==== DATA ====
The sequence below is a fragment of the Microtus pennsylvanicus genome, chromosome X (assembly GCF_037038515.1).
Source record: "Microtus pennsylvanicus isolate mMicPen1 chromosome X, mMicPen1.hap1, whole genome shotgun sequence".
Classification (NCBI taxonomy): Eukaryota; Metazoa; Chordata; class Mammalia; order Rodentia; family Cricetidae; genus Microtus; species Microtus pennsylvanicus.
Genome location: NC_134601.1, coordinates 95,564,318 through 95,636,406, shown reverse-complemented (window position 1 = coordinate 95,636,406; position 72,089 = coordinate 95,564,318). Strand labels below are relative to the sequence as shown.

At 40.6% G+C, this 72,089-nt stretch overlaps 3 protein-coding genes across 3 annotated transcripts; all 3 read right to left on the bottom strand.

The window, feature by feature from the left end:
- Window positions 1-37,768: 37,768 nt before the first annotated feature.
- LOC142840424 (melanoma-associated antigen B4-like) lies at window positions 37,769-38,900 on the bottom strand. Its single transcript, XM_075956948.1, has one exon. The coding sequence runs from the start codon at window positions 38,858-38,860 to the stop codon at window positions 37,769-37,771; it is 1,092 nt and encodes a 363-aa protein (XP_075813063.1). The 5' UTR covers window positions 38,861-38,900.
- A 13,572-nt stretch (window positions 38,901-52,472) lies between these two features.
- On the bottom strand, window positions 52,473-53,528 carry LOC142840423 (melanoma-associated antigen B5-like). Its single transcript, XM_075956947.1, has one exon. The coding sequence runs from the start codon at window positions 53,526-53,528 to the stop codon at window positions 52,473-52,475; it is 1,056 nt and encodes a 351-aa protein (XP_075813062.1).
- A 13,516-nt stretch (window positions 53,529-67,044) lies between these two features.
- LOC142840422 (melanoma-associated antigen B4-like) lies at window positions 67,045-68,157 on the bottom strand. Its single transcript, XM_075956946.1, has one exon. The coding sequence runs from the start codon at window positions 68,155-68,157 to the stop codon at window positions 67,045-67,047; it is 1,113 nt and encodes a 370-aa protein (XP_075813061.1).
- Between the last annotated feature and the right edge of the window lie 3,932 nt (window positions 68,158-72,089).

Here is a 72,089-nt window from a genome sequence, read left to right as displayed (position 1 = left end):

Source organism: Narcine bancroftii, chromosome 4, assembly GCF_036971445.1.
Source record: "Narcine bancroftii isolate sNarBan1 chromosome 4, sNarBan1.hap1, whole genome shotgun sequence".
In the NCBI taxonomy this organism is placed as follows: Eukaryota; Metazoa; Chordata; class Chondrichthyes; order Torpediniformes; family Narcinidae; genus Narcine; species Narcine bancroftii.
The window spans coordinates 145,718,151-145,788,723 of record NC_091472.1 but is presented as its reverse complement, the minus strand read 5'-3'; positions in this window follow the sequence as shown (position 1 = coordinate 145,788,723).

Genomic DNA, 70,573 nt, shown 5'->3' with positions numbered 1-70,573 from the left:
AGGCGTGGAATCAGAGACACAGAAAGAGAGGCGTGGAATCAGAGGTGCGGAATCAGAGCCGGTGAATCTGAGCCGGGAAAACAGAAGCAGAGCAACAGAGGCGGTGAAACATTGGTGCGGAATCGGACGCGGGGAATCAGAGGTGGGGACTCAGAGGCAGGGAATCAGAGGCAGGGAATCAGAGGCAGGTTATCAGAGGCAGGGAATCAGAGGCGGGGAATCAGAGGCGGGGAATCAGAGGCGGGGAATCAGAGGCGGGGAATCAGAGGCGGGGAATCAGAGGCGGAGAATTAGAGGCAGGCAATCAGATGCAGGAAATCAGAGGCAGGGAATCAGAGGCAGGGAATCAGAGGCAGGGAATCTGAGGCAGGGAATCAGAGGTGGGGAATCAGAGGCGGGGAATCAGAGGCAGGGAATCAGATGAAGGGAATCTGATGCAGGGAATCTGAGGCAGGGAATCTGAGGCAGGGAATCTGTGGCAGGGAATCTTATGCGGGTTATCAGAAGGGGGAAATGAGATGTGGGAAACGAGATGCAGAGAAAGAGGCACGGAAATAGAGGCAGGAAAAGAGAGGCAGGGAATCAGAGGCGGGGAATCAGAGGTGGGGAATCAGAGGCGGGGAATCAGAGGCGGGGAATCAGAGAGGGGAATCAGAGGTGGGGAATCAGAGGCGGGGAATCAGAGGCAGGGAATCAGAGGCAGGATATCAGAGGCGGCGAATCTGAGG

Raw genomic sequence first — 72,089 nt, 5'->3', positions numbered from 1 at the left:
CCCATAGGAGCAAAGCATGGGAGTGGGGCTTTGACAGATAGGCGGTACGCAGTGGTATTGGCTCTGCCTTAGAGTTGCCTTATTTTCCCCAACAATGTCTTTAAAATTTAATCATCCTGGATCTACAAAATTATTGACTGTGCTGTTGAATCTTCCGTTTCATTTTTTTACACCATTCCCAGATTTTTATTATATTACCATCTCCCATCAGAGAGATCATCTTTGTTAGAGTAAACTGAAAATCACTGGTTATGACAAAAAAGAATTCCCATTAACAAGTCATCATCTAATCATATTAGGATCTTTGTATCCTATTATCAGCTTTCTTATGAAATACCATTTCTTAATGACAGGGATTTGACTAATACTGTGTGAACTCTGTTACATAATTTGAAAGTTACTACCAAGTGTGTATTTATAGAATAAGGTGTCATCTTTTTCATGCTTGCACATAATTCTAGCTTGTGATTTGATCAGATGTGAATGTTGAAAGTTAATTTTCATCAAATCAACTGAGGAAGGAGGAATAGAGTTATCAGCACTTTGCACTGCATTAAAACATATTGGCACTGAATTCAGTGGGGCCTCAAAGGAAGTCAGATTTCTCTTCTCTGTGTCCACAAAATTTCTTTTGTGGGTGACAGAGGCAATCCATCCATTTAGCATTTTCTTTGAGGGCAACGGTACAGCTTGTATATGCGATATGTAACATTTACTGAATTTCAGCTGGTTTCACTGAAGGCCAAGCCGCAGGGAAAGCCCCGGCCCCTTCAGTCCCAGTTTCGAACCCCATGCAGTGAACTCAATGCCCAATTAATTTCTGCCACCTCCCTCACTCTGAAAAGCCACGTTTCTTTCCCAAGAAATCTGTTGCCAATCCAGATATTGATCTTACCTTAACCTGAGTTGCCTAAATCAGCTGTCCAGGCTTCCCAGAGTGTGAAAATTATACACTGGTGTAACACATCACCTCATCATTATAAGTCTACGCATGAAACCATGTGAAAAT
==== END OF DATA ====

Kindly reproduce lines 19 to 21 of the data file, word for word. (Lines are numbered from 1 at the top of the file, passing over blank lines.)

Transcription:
Genomic DNA, 70,573 nt, shown 5'->3' with positions numbered 1-70,573 from the left:
AGGCGTGGAATCAGAGACACAGAAAGAGAGGCGTGGAATCAGAGGTGCGGAATCAGAGCCGGTGAATCTGAGCCGGGAAAACAGAAGCAGAGCAACAGAGGCGGTGAAACATTGGTGCGGAATCGGACGCGGGGAATCAGAGGTGGGGACTCAGAGGCAGGGAATCAGAGGCAGGGAATCAGAGGCAGGTTATCAGAGGCAGGGAATCAGAGGCGGGGAATCAGAGGCGGGGAATCAGAGGCGGGGAATCAGAGGCGGGGAATCAGAGGCGGGGAATCAGAGGCGGAGAATTAGAGGCAGGCAATCAGATGCAGGAAATCAGAGGCAGGGAATCAGAGGCAGGGAATCAGAGGCAGGGAATCTGAGGCAGGGAATCAGAGGTGGGGAATCAGAGGCGGGGAATCAGAGGCAGGGAATCAGATGAAGGGAATCTGATGCAGGGAATCTGAGGCAGGGAATCTGAGGCAGGGAATCTGTGGCAGGGAATCTTATGCGGGTTATCAGAAGGGGGAAATGAGATGTGGGAAACGAGATGCAGAGAAAGAGGCACGGAAATAGAGGCAGGAAAAGAGAGGCAGGGAATCAGAGGCGGGGAATCAGAGGTGGGGAATCAGAGGCGGGGAATCAGAGGCGGGGAATCAGAGAGGGGAATCAGAGGTGGGGAATCAGAGGCGGGGAATCAGAGGCAGGGAATCAGAGGCAGGATATCAGAGGCGGCGAATCTGAGG

Raw genomic sequence first — 72,089 nt, 5'->3', positions numbered from 1 at the left: